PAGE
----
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It’s fine to cope with different emotions during the coronavirus pandemic

Giving yourself permission to experience different emotions is recommended and needed in a time like this.

The coronavirus has changed the way we function in our daily lives. We have to limit how many people we see and even where we go. Staying physically healthy is the most important thing we can do now but staying mentally healthy is just as important. Counselor Dr. Maria Paredes from Three Birds Counseling took your questions to help you cope with this time. 

What a lot of people might be experiencing is grief. The loss may not be of an actual person’s death but experiencing a different type of loss. The loss of anticipated plans, of anticipated income, of a sense of security and predictability. The loss of not being able to see loved ones, especially during important milestones like birthdays or upcoming holidays.

So, no matter what type of loss you’re feeling right now, consider these tips for managing typical grief.

Ideas for celebrating holidays away from loved ones:

  • Zoom/Facetime with family and friends. Set up family members at the table where all can see and proceed as though they’re there!
  • Break out old photos or family videos and recall stories of past get togethers
  • Play music that reminds you of loved ones not present,
  • Eat foods that remind you of your family's cultural traditions.

Give yourself permission to do things differently.

  • Maybe you don’t have the energy (or food supplies) to prepare the same dishes. Maybe you don’t feel up for doing the same traditions normally done with loved ones.

Give yourself permission to do things the same, even without family members typically there. 

  • It’s okay to still have fun and enjoy the holiday even if you’re not with your family members. Perhaps it would feel good to still do some of the traditions that typically include other family members not there.

Give yourself permission to play it by ear. 

  • Perhaps you wake up with energy to “do all the holiday things” but by midday, you don’t want to crawl under a blanket and watch Netflix. It’s okay to change your mind!

Give yourself permission to feel bummed out. 

  • This is not a normal time and you don’t have to ignore or stuff your feelings or reactions to what’s happening. Allow yourself room to feel disappointed.

Consider whether it would feel good to practice gratitude. 

  • Practicing gratitude can often be a wonderful way of gaining perspective, humility, compassion, and connection. It has even been shown to improve emotions, energy level, and immune system functioning.

But remember, it’s also fine if you need to just feel angry right now. Anger is also an important emotion to experience and make space for (as long as you’re not hurting someone else or yourself).

Find a release: laugh, stretch, dance party it out, cry, breathe deeply. Give your body a break from feeling so tense.

And finally, remind yourself that it won’t be like this forever. You’ll get to return normal life with friends and family traditions eventually!

Here are some more things to consider.

  • The federal department of Health and Human Services provides a disaster hotline for people dealing with Mental health or substance abuse issues. You can call 1-800-985-5990 24/7 for help. Click here for details on everything that they offer.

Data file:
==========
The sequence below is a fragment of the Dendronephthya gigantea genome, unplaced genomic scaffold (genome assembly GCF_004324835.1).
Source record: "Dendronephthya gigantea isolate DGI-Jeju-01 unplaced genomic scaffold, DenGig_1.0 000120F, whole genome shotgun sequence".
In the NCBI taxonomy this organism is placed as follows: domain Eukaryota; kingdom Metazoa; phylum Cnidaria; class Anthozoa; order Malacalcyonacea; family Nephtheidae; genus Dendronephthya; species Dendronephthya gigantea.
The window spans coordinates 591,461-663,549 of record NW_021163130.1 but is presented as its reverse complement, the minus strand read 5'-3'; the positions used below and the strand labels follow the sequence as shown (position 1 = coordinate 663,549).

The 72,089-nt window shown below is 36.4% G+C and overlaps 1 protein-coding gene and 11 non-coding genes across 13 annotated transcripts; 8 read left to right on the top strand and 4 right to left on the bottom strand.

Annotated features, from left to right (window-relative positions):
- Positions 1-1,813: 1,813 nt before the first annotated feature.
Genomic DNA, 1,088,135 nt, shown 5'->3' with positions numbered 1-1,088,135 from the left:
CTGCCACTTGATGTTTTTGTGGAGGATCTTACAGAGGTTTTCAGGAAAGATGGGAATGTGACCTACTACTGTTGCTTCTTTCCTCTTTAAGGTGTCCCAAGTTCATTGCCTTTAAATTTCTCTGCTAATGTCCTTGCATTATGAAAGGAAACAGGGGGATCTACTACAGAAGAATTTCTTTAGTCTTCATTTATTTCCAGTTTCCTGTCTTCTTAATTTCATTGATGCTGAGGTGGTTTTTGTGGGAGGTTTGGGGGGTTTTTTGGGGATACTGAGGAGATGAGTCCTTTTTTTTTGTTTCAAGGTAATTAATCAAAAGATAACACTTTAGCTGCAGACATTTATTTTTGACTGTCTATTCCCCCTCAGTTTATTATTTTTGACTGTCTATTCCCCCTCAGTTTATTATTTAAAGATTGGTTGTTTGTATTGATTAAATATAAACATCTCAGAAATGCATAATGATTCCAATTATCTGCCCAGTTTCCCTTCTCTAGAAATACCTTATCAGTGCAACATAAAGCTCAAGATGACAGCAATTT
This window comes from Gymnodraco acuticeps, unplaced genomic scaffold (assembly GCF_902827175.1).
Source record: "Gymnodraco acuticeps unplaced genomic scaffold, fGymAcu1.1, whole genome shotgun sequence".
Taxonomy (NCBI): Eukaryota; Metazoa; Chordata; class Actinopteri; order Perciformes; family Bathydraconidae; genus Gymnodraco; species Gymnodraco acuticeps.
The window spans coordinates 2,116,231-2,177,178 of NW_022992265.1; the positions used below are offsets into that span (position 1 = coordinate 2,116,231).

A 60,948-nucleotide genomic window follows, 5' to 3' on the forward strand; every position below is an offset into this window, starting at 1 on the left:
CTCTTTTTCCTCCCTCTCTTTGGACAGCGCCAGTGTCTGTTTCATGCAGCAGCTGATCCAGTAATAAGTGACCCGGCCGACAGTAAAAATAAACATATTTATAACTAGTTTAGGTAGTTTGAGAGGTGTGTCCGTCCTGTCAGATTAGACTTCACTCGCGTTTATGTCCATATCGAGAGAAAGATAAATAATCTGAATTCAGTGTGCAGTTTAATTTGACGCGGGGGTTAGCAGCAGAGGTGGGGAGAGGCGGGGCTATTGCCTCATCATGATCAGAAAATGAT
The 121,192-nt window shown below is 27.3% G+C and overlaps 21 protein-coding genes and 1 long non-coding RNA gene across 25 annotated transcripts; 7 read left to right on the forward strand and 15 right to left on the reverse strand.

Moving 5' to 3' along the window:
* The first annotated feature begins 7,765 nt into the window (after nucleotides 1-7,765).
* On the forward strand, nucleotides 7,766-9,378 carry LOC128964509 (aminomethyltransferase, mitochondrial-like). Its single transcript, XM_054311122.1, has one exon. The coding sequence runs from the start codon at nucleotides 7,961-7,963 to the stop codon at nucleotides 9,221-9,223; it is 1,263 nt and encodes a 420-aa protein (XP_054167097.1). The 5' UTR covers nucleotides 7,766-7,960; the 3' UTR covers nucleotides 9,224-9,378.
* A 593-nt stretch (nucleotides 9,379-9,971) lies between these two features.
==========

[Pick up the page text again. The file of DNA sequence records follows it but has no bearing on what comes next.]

• If you're looking for an online AA meeting. Click here. If you'd like to learn more about local AA groups that may still provide support click here.
  • For a list of local healthcare providers who provide Telehealth click here.  
  • If you or someone you know is dealing with a domestic violence issue you can call the National Domestic violence hotline at 1-800-799-7233. You can also access their website by clicking here. The website also offers online chat functions and an escape function for those who believe that they're being monitored. 
  • Yoga can be a great way to exercise and release some of the stress you're encountering. There are several digital and inexpensive options available. Click here and here to see some of them. 
  • Dr. Paredes also offers free grounding exercises that anyone can do at home on her Instagram. Click here to see them.
  • Project Parachute is a pro bono teletherapy service offered for coronavirus front line workers, right out of Chapel Hill. You can read more about it here.


Remember facts, not fear when talking about the coronavirus. You should take the same measures recommended by health leaders to prevent the spread of the flu and other viruses. That means washing your hands, avoiding touching your face, and covering coughs and sneezes.

RELATED: Facts Not Fear | What you need to know about the COVID-19 outbreak


It is important to make sure the information you are getting about the coronavirus is coming directly from reliable sources like the CDC and NCDHHS. Be careful not to spread misinformation about coronavirus on social media. 

For more information visit the CDC OR NCDHHS


The state also has a special hotline set up where you can call 866-462-3821 for more information on the coronavirus. You can also submit questions online at ncpoisoncontrol.org or select chat to talk with someone about the virus.

You can also text keyword VIRUS to WFMY News 2 at 336-379-5775 to find out more information.

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